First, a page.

Patriots (Dutch Republic)
||This article may be expanded with text translated from the corresponding article in the Dutch Wikipedia. (March 2009)|
- For other Patriot political parties, see Patriot Party (disambiguation)
The Patriots (Dutch: Patriotten, pronounced [paːtriˈjɔtə(n)]) were a political faction in the Dutch Republic in the second half of the 18th century. They were led by Joan van der Capellen tot den Pol, gaining power from November 1782.
The Patriots struggled for the removal of stadtholder William V, Prince of Orange. Discontented with the hereditary system of allocating posts, the decline of Dutch East India Company Asian trade, unemployment in the textile industry, the course of the Fourth Anglo-Dutch War and desiring more democracy, the middle and upper classes looked towards the United States and its Declaration of Independence and the Dutch Act of Abjuration and began to reclaim their rights (first written down in the 1579 Union of Utrecht). The lower classes largely remained supportive of the existing regime.
They formed militia or paramilitary groups like the Exercitiegenootschappen, who tried to persuade the prince and city governments to allow non-Calvinists into the vroedschap. The aristocrats were divided, into Orangists, republicans and democrats, and from summer 1785 more and more republicans backed the prince. The prince was unwilling to carry out reforms, yet unable to take necessary decisions. In the city of Utrecht the Orangist members of the government were sent home by the local militia under Quint Ondaatje, a burgher from Colombo. Another big name, Herman Willem Daendels, failed to get a seat in the local government, when state troops occupied the small city of Hattem.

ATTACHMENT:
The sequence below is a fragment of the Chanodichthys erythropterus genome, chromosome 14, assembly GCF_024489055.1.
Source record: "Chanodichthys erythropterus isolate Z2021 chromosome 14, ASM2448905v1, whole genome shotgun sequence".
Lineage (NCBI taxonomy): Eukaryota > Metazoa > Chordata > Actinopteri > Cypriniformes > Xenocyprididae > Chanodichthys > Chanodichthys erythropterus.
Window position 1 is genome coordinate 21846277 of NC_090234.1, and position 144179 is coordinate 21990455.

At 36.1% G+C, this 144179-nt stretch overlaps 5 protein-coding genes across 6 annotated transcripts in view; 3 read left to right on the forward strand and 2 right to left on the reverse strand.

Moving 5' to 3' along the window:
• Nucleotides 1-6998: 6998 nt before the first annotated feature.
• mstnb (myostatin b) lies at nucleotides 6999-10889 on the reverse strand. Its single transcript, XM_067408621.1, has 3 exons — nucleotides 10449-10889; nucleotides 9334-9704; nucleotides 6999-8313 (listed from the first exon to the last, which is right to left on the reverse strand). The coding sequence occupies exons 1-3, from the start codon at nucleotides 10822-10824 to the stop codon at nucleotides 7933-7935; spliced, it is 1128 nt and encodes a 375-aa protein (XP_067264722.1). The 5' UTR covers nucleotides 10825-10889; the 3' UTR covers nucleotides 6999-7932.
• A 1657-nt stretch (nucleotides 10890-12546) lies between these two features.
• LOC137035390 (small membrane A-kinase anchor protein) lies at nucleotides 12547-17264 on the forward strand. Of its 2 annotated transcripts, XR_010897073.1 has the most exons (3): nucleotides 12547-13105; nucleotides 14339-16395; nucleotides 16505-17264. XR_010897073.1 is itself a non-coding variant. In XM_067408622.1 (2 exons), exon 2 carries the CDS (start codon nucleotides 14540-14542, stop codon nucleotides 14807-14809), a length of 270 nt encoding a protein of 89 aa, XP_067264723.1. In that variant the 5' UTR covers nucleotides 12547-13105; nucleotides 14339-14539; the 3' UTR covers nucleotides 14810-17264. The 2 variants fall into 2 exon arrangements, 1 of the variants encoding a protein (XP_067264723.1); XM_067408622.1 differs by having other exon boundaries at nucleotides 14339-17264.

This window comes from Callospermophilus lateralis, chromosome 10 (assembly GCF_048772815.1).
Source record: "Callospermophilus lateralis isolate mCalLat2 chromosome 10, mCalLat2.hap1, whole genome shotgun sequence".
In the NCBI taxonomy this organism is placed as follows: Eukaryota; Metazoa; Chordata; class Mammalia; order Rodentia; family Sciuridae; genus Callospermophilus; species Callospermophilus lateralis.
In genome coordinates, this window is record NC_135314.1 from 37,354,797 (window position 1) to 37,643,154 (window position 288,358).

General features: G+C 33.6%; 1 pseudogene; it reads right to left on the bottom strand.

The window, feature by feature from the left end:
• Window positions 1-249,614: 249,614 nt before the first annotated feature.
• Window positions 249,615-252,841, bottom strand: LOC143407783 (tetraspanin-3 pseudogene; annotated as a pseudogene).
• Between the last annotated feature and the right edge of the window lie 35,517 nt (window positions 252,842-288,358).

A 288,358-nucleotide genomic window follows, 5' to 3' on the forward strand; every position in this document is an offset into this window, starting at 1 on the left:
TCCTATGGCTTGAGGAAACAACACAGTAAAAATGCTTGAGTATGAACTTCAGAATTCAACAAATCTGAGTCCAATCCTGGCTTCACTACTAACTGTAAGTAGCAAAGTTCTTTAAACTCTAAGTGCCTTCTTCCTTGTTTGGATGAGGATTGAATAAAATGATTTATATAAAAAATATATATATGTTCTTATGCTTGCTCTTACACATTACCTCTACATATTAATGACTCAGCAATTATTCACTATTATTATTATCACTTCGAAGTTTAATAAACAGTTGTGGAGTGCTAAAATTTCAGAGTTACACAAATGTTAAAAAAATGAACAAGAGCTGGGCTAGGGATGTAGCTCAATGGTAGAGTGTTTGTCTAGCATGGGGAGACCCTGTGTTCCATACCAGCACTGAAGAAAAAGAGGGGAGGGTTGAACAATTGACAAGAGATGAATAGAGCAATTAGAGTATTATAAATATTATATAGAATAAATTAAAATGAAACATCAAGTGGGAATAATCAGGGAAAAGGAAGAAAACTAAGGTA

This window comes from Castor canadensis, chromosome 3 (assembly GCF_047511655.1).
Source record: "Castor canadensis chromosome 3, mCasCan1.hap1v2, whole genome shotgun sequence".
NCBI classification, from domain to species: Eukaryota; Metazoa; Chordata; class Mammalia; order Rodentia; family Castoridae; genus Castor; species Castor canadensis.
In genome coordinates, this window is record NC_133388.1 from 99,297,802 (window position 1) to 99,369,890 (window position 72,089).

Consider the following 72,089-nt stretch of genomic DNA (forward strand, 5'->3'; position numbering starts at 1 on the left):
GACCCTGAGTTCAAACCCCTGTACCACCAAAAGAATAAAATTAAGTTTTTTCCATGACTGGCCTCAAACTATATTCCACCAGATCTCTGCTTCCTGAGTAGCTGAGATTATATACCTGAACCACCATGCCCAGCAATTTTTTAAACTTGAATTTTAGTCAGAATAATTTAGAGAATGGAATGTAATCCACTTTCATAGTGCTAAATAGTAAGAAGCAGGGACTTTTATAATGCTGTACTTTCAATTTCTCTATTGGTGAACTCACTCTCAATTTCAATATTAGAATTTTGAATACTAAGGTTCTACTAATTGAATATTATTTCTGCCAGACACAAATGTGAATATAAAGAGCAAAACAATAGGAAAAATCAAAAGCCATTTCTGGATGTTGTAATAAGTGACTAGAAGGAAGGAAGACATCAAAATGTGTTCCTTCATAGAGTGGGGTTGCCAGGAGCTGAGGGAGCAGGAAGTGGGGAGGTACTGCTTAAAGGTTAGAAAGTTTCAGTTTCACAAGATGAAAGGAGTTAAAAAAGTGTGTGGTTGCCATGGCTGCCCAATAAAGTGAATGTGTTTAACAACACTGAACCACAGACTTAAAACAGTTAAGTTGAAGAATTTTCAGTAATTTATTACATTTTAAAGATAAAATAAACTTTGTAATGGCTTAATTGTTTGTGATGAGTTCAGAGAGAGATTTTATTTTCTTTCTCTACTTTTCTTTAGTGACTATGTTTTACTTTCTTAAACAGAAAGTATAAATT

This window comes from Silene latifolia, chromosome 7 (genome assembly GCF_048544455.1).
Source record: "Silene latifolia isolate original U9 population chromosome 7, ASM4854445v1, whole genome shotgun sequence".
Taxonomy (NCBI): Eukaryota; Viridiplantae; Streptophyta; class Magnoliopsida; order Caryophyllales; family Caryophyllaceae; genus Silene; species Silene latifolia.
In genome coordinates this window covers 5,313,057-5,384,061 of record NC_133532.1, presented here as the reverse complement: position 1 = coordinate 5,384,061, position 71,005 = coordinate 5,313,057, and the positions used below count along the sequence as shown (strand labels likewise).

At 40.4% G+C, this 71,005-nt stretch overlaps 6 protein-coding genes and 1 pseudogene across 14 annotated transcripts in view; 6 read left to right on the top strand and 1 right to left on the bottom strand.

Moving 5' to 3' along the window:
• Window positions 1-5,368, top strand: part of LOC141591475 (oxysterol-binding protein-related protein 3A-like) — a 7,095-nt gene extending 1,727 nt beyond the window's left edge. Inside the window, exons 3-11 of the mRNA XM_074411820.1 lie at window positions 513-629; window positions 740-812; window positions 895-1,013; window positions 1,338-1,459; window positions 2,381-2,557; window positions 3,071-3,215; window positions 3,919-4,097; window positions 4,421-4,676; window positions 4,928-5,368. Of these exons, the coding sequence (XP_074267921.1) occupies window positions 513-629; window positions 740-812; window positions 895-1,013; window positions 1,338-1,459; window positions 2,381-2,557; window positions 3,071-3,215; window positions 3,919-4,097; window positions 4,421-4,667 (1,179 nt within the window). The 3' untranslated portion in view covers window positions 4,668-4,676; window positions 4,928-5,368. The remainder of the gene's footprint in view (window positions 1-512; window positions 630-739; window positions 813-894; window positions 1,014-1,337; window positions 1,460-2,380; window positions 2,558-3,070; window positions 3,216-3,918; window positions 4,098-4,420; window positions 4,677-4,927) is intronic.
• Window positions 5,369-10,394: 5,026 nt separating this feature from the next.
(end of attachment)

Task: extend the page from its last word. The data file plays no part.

In September 1787, after the local militia was defeated by a Prussian army under Charles William Ferdinand, Duke of Brunswick, many of the Patriots fled to France, settling in the area around Dunkirk, where they were able to understand the Flemish Dutch spoken locally.
In the Dutch Republic five leaders were sentenced to death and, although none of these sentences were carried through, all five were forced to leave the Netherlands. In 1789, two radical leaders Francis Adrian Vanderkemp and Adam Gerard Mappa moved to the USA at the invitation of George Washington. In 1795, a few years after the French Revolution, the Patriots remaining in Northern France returned and with the help of a French army founded the Batavian Republic.
- Schama, S., Patriots and liberators - Revolution in the Netherlands, 1780-1813 (4th edition, Amsterdam 2005).